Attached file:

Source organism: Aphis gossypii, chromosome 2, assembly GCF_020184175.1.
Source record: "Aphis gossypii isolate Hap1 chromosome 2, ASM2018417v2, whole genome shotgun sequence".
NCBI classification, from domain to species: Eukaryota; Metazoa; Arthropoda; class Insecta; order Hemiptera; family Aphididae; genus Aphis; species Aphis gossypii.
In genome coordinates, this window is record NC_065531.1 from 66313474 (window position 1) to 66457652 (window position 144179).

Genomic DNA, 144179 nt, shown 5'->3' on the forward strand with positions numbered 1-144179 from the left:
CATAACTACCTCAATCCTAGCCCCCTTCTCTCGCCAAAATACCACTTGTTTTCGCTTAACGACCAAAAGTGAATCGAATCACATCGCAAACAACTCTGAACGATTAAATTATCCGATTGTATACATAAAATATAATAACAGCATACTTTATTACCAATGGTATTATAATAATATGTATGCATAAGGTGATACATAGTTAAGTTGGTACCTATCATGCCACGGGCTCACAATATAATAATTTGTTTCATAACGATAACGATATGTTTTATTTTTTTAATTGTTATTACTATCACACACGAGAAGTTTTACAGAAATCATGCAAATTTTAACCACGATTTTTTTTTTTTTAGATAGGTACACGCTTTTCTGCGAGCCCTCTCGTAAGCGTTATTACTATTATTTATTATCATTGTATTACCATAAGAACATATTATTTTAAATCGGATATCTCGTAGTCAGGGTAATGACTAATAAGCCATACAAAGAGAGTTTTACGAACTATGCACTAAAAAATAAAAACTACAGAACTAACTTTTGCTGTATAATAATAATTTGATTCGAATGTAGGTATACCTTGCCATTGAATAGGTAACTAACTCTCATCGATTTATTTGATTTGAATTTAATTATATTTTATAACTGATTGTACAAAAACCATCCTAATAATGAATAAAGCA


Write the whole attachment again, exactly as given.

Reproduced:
Source organism: Aphis gossypii, chromosome 2, assembly GCF_020184175.1.
Source record: "Aphis gossypii isolate Hap1 chromosome 2, ASM2018417v2, whole genome shotgun sequence".
NCBI classification, from domain to species: Eukaryota; Metazoa; Arthropoda; class Insecta; order Hemiptera; family Aphididae; genus Aphis; species Aphis gossypii.
In genome coordinates, this window is record NC_065531.1 from 66313474 (window position 1) to 66457652 (window position 144179).

Genomic DNA, 144179 nt, shown 5'->3' on the forward strand with positions numbered 1-144179 from the left:
CATAACTACCTCAATCCTAGCCCCCTTCTCTCGCCAAAATACCACTTGTTTTCGCTTAACGACCAAAAGTGAATCGAATCACATCGCAAACAACTCTGAACGATTAAATTATCCGATTGTATACATAAAATATAATAACAGCATACTTTATTACCAATGGTATTATAATAATATGTATGCATAAGGTGATACATAGTTAAGTTGGTACCTATCATGCCACGGGCTCACAATATAATAATTTGTTTCATAACGATAACGATATGTTTTATTTTTTTAATTGTTATTACTATCACACACGAGAAGTTTTACAGAAATCATGCAAATTTTAACCACGATTTTTTTTTTTTTAGATAGGTACACGCTTTTCTGCGAGCCCTCTCGTAAGCGTTATTACTATTATTTATTATCATTGTATTACCATAAGAACATATTATTTTAAATCGGATATCTCGTAGTCAGGGTAATGACTAATAAGCCATACAAAGAGAGTTTTACGAACTATGCACTAAAAAATAAAAACTACAGAACTAACTTTTGCTGTATAATAATAATTTGATTCGAATGTAGGTATACCTTGCCATTGAATAGGTAACTAACTCTCATCGATTTATTTGATTTGAATTTAATTATATTTTATAACTGATTGTACAAAAACCATCCTAATAATGAATAAAGCA